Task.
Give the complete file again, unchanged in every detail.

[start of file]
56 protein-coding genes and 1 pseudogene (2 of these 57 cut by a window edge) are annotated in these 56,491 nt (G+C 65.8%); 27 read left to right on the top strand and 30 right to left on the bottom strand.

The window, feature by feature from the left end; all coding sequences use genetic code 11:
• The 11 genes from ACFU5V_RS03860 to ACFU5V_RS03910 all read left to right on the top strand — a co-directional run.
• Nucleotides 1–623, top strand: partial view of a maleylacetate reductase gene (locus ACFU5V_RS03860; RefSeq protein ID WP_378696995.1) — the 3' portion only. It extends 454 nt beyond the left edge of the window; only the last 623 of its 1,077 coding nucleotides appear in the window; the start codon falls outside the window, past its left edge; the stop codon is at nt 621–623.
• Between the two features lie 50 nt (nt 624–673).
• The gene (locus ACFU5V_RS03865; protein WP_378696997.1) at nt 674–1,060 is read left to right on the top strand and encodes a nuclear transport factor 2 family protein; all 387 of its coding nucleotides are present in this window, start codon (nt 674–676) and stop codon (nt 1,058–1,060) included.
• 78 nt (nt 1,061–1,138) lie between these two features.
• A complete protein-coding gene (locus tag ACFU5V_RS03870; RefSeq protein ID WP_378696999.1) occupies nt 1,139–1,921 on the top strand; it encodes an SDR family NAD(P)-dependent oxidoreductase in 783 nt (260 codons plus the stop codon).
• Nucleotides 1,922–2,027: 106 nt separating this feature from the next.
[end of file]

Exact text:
56 protein-coding genes and 1 pseudogene (2 of these 57 cut by a window edge) are annotated in these 56,491 nt (G+C 65.8%); 27 read left to right on the top strand and 30 right to left on the bottom strand.

The window, feature by feature from the left end; all coding sequences use genetic code 11:
• The 11 genes from ACFU5V_RS03860 to ACFU5V_RS03910 all read left to right on the top strand — a co-directional run.
• Nucleotides 1–623, top strand: partial view of a maleylacetate reductase gene (locus ACFU5V_RS03860; RefSeq protein ID WP_378696995.1) — the 3' portion only. It extends 454 nt beyond the left edge of the window; only the last 623 of its 1,077 coding nucleotides appear in the window; the start codon falls outside the window, past its left edge; the stop codon is at nt 621–623.
• Between the two features lie 50 nt (nt 624–673).
• The gene (locus ACFU5V_RS03865; protein WP_378696997.1) at nt 674–1,060 is read left to right on the top strand and encodes a nuclear transport factor 2 family protein; all 387 of its coding nucleotides are present in this window, start codon (nt 674–676) and stop codon (nt 1,058–1,060) included.
• 78 nt (nt 1,061–1,138) lie between these two features.
• A complete protein-coding gene (locus tag ACFU5V_RS03870; RefSeq protein ID WP_378696999.1) occupies nt 1,139–1,921 on the top strand; it encodes an SDR family NAD(P)-dependent oxidoreductase in 783 nt (260 codons plus the stop codon).
• Nucleotides 1,922–2,027: 106 nt separating this feature from the next.